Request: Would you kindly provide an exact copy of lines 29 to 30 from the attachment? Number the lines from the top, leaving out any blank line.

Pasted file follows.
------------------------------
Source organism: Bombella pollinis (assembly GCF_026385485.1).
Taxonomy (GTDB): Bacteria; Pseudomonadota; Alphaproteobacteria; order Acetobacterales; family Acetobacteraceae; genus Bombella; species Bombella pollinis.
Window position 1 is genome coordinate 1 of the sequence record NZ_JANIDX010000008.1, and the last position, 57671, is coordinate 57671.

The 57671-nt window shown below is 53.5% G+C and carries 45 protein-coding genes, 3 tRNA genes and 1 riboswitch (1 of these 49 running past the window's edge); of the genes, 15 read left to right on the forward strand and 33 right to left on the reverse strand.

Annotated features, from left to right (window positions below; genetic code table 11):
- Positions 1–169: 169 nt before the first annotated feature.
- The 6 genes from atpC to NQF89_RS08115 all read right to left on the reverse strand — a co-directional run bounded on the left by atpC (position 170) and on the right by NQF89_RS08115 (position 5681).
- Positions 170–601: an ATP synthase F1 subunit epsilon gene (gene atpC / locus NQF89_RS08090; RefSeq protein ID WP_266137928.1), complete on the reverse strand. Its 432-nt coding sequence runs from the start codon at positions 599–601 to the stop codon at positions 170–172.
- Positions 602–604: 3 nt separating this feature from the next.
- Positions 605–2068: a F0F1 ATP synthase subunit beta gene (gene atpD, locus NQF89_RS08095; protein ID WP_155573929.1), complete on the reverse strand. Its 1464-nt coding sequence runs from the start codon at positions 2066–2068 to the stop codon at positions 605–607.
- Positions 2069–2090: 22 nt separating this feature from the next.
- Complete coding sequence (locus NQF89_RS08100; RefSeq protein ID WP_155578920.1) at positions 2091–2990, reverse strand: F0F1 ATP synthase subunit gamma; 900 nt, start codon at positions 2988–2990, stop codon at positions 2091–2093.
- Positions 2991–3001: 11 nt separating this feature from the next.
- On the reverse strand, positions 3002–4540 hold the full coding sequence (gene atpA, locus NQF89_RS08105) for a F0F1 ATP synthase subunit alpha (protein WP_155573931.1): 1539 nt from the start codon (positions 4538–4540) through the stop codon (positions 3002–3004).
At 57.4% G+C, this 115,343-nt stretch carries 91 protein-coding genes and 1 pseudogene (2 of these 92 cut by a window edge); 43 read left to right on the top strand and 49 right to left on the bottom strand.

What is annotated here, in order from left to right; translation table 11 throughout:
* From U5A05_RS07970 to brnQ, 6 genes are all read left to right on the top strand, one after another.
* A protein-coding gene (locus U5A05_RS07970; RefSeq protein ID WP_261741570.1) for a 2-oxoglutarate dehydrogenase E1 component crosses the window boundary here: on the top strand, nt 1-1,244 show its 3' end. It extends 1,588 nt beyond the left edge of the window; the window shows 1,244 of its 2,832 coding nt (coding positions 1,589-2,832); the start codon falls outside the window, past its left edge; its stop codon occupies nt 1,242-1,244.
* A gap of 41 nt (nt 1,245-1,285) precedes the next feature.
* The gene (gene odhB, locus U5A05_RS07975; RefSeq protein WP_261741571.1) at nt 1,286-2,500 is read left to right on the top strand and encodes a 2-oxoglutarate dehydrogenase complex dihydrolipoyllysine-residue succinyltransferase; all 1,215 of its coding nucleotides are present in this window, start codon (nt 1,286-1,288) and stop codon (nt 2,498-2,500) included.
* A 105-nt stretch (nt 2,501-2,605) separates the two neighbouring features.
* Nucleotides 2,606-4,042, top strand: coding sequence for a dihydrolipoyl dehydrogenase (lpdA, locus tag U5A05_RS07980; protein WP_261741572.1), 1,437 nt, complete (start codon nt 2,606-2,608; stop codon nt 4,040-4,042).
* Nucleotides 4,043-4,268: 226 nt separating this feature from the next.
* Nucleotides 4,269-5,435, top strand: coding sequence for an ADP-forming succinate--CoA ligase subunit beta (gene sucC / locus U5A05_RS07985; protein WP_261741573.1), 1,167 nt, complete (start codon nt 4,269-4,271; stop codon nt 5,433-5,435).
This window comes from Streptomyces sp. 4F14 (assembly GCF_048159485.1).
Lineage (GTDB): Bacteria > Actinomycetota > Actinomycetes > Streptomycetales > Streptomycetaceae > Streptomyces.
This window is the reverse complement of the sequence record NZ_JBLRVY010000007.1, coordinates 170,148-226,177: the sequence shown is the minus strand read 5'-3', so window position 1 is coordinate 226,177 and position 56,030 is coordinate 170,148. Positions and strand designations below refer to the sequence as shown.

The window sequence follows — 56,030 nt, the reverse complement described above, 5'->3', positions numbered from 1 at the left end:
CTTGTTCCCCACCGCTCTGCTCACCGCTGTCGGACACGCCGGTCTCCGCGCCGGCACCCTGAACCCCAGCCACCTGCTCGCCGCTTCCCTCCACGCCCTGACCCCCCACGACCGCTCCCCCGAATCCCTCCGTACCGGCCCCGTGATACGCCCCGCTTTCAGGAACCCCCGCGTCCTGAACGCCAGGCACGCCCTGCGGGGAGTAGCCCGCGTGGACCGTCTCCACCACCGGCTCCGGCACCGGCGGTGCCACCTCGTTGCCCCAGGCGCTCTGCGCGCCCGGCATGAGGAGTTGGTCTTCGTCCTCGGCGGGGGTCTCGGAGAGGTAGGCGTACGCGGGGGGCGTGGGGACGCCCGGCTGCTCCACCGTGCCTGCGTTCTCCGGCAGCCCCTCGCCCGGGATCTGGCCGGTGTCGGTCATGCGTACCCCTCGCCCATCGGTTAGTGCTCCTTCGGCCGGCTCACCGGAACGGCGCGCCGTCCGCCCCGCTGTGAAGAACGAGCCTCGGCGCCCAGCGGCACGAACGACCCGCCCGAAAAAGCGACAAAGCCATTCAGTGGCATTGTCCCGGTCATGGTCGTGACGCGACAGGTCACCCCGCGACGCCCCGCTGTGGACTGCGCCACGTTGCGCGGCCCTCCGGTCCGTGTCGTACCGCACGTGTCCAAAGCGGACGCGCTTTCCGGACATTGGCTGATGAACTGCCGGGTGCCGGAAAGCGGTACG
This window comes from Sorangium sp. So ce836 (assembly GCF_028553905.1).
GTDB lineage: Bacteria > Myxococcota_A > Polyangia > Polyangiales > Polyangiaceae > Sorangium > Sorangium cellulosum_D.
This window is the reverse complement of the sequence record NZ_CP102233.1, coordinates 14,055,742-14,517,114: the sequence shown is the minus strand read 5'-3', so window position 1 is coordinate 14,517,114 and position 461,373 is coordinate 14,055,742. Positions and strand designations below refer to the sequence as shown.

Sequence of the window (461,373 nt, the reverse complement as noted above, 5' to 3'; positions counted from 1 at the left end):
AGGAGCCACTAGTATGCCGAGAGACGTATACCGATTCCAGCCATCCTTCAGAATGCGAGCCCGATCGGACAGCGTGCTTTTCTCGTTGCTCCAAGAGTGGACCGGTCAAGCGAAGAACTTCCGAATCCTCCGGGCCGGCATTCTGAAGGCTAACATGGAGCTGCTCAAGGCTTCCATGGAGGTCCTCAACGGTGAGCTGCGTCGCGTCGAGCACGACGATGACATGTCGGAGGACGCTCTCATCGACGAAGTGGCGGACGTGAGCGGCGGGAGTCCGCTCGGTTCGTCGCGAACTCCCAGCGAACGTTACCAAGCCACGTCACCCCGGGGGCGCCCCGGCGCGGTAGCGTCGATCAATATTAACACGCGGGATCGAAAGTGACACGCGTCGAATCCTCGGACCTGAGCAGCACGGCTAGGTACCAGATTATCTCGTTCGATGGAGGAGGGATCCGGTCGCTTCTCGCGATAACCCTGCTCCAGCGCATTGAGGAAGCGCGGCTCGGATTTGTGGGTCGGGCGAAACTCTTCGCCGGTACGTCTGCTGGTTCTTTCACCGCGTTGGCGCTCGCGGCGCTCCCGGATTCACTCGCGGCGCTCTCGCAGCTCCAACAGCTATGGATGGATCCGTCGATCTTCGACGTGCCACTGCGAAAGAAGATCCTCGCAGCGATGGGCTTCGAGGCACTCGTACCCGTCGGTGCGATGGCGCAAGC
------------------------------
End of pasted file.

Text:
CTTGTTCCCCACCGCTCTGCTCACCGCTGTCGGACACGCCGGTCTCCGCGCCGGCACCCTGAACCCCAGCCACCTGCTCGCCGCTTCCCTCCACGCCCTGACCCCCCACGACCGCTCCCCCGAATCCCTCCGTACCGGCCCCGTGATACGCCCCGCTTTCAGGAACCCCCGCGTCCTGAACGCCAGGCACGCCCTGCGGGGAGTAGCCCGCGTGGACCGTCTCCACCACCGGCTCCGGCACCGGCGGTGCCACCTCGTTGCCCCAGGCGCTCTGCGCGCCCGGCATGAGGAGTTGGTCTTCGTCCTCGGCGGGGGTCTCGGAGAGGTAGGCGTACGCGGGGGGCGTGGGGACGCCCGGCTGCTCCACCGTGCCTGCGTTCTCCGGCAGCCCCTCGCCCGGGATCTGGCCGGTGTCGGTCATGCGTACCCCTCGCCCATCGGTTAGTGCTCCTTCGGCCGGCTCACCGGAACGGCGCGCCGTCCGCCCCGCTGTGAAGAACGAGCCTCGGCGCCCAGCGGCACGAACGACCCGCCCGAAAAAGCGACAAAGCCATTCAGTGGCATTGTCCCGGTCATGGTCGTGACGCGACAGGTCACCCCGCGACGCCCCGCTGTGGACTGCGCCACGTTGCGCGGCCCTCCGGTCCGTGTCGTACCGCACGTGTCCAAAGCGGACGCGCTTTCCGGACATTGGCTGATGAACTGCCGGGTGCCGGAAAGCGGTACG
This window comes from Sorangium sp. So ce836 (assembly GCF_028553905.1).